Sometimes he also worked on illustrations for different magazines. And on one occasion for a storybook called Perfis Suaves, written by Júlio Brandão. His style was influenced by innovative French painting and focused on a personal naturalistic style. With accents of realism. Impressionism or post-impressionism. He mainly paints landscapes. Portraits and scenes of everyday life. This is why one of his most famous works was painted in 1900, called Self-Portrait, in which he wears a red coat.
Alice Neel – (1900 – 1984)
Alice Neel is the epitome of this troubled artistic soul. Whose real trauma has shaped some of the most exhilarating paintings. Beautiful and somewhat eccentric to this day. Two perfect words to describe Neel and his work would be a haunting strangeness. Some of his paintings have been quite intimate and disturbing at the same time. Mainly because they were taken from his chaotic and tragic personal life. They offer a unique insight into the spirit of the artist who spoke primarily to the world through his work. For 40 years she worked in the dark before the world finally discovered her remarkable turn as an artist.
Pioneer among female artists.
Alice Neel was born in 1900 in Pennsylvania, USA, to a middle class family. Although she was born to a highly qualified accountant father. Neel was raised in a time when there weren’t many expectations. Or opportunities for women. Without her mother’s help, Neel took a civil service exam and ended up working as a highly paid public servant in order to support her family. Unbeknownst to them, the fact that Neel was also taking evening art classes at the School of Industrial Art. She finally enrolled in a real art school which graduated shortly thereafter. Today Neel is considered one of the great American painters of the 20th century and a pioneer among female artists. Neel’s approach to painting was on his own terms, while not choosing to belong to any art movement.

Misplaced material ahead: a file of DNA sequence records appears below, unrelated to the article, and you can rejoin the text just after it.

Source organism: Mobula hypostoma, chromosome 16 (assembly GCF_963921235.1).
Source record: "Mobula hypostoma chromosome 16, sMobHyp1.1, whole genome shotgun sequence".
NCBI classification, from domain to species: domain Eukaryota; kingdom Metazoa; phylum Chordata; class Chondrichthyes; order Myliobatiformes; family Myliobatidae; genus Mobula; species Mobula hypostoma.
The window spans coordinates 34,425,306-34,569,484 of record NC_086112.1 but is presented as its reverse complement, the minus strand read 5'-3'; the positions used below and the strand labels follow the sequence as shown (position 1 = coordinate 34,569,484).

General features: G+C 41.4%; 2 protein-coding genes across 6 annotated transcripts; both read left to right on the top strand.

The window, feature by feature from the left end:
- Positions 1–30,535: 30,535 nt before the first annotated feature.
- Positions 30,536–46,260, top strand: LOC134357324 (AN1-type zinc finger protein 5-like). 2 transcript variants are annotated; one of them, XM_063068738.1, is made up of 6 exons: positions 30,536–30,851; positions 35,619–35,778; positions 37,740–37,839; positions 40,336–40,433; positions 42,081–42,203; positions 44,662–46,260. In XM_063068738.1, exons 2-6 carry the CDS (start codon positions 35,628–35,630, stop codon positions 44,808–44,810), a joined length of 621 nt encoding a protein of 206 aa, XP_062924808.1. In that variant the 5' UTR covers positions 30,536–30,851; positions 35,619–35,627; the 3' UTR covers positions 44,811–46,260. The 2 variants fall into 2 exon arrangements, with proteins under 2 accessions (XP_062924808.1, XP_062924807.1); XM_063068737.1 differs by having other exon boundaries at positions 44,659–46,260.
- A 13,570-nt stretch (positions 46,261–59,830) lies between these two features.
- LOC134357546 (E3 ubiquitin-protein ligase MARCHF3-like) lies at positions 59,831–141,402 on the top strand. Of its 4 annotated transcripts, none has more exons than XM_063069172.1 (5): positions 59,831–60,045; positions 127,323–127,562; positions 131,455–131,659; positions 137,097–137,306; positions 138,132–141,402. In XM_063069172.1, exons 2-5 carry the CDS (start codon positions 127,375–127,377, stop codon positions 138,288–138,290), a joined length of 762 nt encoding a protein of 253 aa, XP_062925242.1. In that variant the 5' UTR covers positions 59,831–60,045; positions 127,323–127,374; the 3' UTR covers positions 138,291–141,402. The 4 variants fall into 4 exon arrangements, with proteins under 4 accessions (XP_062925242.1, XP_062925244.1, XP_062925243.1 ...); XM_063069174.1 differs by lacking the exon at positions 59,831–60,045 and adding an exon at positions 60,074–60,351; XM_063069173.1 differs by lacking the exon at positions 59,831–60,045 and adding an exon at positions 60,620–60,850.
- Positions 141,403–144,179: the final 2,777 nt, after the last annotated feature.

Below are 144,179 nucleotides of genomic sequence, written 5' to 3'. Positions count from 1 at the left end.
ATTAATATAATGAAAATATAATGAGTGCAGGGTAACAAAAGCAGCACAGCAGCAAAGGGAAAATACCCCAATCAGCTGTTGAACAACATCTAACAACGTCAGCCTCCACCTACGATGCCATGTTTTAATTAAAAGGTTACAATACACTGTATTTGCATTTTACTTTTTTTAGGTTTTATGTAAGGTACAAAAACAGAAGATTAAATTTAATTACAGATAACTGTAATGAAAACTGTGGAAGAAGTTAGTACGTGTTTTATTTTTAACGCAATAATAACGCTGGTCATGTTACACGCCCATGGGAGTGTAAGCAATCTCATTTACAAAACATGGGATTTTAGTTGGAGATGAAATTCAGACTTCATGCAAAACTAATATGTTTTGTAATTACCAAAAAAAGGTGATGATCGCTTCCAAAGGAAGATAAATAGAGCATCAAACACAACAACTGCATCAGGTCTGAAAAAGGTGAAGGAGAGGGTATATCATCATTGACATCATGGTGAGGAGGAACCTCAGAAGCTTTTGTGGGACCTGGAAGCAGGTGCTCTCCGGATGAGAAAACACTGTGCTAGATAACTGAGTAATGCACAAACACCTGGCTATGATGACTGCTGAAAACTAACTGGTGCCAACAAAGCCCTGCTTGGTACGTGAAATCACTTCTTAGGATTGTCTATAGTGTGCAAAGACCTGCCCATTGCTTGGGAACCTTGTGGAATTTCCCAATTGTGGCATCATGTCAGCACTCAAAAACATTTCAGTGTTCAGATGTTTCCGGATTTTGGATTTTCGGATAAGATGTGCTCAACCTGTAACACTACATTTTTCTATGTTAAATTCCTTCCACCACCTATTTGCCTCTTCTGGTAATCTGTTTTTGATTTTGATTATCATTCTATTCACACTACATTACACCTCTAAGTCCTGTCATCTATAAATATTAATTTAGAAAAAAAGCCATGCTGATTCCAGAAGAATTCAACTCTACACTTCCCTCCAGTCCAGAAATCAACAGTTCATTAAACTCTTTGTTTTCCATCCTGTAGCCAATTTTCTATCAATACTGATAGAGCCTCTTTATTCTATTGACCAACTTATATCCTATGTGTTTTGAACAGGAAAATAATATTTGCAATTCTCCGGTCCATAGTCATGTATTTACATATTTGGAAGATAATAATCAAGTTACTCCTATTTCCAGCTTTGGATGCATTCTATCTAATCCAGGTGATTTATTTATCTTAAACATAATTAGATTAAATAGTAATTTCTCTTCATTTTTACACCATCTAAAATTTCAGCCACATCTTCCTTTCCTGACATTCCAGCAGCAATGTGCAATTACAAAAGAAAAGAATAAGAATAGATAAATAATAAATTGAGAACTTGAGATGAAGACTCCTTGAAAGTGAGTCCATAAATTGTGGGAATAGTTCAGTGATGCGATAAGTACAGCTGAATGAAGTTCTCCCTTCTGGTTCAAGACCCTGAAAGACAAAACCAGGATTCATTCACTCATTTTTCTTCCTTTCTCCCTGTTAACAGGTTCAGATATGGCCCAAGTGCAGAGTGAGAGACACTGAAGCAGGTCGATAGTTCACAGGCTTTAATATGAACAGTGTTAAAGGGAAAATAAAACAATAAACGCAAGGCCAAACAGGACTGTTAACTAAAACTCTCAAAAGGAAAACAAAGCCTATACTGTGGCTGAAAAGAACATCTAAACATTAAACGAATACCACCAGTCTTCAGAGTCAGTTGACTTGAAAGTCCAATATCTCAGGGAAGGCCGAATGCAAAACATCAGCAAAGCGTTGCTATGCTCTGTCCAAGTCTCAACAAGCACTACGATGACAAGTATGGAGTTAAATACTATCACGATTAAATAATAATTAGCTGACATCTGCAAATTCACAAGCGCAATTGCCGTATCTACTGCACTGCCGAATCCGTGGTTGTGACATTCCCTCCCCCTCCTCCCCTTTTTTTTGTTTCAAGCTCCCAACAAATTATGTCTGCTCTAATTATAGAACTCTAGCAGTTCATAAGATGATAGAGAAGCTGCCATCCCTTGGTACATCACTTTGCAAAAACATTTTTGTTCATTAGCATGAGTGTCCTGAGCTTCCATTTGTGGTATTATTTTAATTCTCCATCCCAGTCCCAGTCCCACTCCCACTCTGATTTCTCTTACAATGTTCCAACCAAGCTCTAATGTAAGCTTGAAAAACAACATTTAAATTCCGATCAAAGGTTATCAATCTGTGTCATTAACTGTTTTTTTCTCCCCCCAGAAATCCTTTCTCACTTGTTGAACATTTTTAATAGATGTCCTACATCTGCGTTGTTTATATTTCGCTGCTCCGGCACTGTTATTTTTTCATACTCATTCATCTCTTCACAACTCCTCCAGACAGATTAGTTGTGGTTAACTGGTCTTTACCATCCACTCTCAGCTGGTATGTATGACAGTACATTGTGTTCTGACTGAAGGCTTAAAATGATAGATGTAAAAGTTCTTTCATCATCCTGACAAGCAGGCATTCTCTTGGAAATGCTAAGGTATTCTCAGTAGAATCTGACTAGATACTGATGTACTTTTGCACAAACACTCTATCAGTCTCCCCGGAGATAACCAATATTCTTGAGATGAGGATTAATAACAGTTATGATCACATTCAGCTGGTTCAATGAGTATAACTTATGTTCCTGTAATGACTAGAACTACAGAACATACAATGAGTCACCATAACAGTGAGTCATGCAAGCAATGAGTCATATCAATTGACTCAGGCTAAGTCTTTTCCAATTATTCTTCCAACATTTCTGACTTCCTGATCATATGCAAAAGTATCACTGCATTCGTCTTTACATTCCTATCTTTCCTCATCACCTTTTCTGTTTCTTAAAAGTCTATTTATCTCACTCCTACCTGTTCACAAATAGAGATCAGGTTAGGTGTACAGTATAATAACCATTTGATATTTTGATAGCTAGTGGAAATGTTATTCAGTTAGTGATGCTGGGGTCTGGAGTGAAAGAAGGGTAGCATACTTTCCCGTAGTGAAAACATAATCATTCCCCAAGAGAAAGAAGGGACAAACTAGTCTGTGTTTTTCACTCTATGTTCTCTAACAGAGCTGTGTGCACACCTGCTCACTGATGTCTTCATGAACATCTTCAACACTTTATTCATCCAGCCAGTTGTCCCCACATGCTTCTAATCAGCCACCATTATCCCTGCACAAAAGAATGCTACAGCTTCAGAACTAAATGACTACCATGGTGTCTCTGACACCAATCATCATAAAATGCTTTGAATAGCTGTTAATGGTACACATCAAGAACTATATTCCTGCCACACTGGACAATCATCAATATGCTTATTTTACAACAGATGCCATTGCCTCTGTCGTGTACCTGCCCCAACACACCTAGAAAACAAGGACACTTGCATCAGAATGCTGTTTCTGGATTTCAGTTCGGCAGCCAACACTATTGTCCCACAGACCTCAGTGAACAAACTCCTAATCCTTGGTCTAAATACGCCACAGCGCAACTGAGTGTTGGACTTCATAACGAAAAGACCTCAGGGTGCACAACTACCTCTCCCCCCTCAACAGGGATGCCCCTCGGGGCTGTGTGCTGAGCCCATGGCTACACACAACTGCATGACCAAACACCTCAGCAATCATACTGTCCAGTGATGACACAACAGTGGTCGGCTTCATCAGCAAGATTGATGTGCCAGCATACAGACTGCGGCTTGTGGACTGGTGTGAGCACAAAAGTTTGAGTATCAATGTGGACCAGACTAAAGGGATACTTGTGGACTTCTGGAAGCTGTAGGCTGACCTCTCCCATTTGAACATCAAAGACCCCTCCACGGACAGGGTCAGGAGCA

Portraits of black artists.
Neel was inspired by Spanish and Scandinavian paintings. Despite her unusual upbringing where women were not seen as having much of a future outside of domestic life. Neel grew up with a socially conscious mind. This is why most of his paintings feature women from all walks of life. As mothers, daughters. Workers. Actresses. Prostitutes and even officials. Soon Neel’s subjects began. Including the neighbors. Minority communities. Workers. The writers. Acquaintances and anyone she met mostly on the street. His famous works also included portraits of black artists. From supporters of women’s movements. Neel painted his objects as they were, hairless. Hairy. Fat. Thing, big, short, but they come to it. There was no pretension in Neel’s work.
One of his masterpieces, his portrayal of Andy Warhol is simply phenomenal. In the painting, Warhol is shown as content and absorbed in his own silence. Head to waist nude sitting on a couch. His typical capricious painting style is fully on display here. The heavy use of pastel colors and thick, wild black brushstrokes give Warhol an almost inhuman angle. Making him look taller than he actually was. Neel’s portrait of Andy Warhol is considered one of the greatest portraits of the 20th century. Alice Neel had the unique ability to bring out her subjects of awkwardness. Imperfections in a positive light through his paintings.